It’s National Crime Victims’ Rights Week

Posted: April 26, 2022

For Victims’ Rights, Access & Equity!

Yvette Mora (Far right) and Jessica Segura (far left) who are crisis responders with our Khadafy Washington Project, here pictured at the Survivors Speak event at the State Capital in Sacramento.

Since 1981, the U.S. Department of Justice has recognized National Crime Victims’ Rights Week. This year’s theme is “Rights, access, equity, for all victims.” This theme aligns with Youth ALIVE!’s work to ensure that communities like ours that are disproportionately impacted by violence, poverty and racism, receive the support for victims that we need and that we deserve.

Youth ALIVE!, and the communities impacted by violence and  incarceration that we represent, are uplifting the 2022 National Crime Victims’ Rights Week through  events and advocacy, including our Policy Roundtable on Thursday, April 28 from 5-6pm.

In the last year, we have worked with over 500 shooting survivors and family members of homicide victims through our innovative hospital-based violence interventionviolence interruption, mental health, and crisis response and support programs. Youth ALIVE!’s leadership on policy and advocacy is informed by the experiences, and lifted through the voices, of the crime victims and survivors we have served over the past 30 years.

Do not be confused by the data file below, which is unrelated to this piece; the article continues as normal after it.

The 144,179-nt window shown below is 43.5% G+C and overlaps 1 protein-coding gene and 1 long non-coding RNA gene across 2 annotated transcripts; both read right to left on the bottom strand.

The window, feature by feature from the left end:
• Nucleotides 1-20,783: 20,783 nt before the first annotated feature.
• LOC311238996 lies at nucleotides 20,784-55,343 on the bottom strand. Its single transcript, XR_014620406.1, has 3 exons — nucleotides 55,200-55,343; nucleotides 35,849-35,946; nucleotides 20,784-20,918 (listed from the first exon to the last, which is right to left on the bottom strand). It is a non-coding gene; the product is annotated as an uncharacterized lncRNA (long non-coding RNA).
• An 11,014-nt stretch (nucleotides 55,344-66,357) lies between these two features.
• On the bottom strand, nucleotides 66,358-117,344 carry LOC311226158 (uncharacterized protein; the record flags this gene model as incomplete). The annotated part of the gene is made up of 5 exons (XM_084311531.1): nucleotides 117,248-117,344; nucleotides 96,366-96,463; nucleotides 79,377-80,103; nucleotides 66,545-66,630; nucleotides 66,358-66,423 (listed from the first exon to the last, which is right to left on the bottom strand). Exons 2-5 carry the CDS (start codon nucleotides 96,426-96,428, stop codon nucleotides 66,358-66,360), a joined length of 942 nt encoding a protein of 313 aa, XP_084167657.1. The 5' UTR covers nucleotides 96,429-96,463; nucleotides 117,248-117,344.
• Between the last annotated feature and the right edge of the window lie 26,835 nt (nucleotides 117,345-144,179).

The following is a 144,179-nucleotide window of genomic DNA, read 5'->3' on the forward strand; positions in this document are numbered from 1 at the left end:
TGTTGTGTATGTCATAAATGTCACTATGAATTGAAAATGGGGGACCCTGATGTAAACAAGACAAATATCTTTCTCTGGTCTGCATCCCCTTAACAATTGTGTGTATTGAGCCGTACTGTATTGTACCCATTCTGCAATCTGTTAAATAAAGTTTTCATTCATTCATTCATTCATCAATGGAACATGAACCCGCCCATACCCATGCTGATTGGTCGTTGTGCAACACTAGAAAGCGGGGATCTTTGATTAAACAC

“We are honoring National Crime Victims’ Rights Week by pushing for policy solutions that provide victims and survivors with the mental, emotional, and financial support they need to recover from their trauma,” says Gabriel Garcia, Policy and Advocacy Director at Youth ALIVE!. “We rely on their voices and stories to guide our policy priorities.” 

Youth ALIVE! is sponsoring three bills in the California State Legislature that would expand support for victims of violent crime by reforming the victim compensation program and treating violence like the public health crisis that it is.  (Register for our Policy Round Table (create button) to learn more)

Senate Bill 993, authored by Senator Nancy Skinner who represents Oakland in the California State  Senate, would improve access to support and services for crime survivors and increase the financial  support a survivor can receive.

 Senate Bill 299, authored by Senator Connie Leyva (D – Pomona) would allow victims of police  violence to receive healing resources from the California Victim Compensation Program (CalVCP).

Assembly Bill 1929, authored by Assemblymember Jesse Gabriel (D – Calabasas), would create a Community Violence Prevention and Recovery Program within the state’s Medi-Cal system, so victims  and survivors with Medi-Cal can receive violence intervention services, like Youth ALIVE!’s Caught in  the Crossfire program.

In addition to statewide legislation, Youth ALIVE! has worked to convene survivors and provide  platforms for their stories to inform policies and practices at the local level.’

National Crime Victims’ Rights Week Events


Youth ALIVE! is also supporting
NCVRW events
sponsored by
Christopher L. Jones Foundation Services Inc.
Alameda County District Attorney

  • On Friday, April 29ththere will be a press conference at OPD Headquarters at 455 7th St, Oakland, at 1:30PM.
  • On Saturday, April 30th, the Foundation will host a barbeque at the Lake Merritt Children’s Memorial Statue (located close to Lake Merritt Boating Center at 568 Bellevue Ave, Oakland) starting at 11:30 AM, followed by a memorial balloon release at 1:00PM.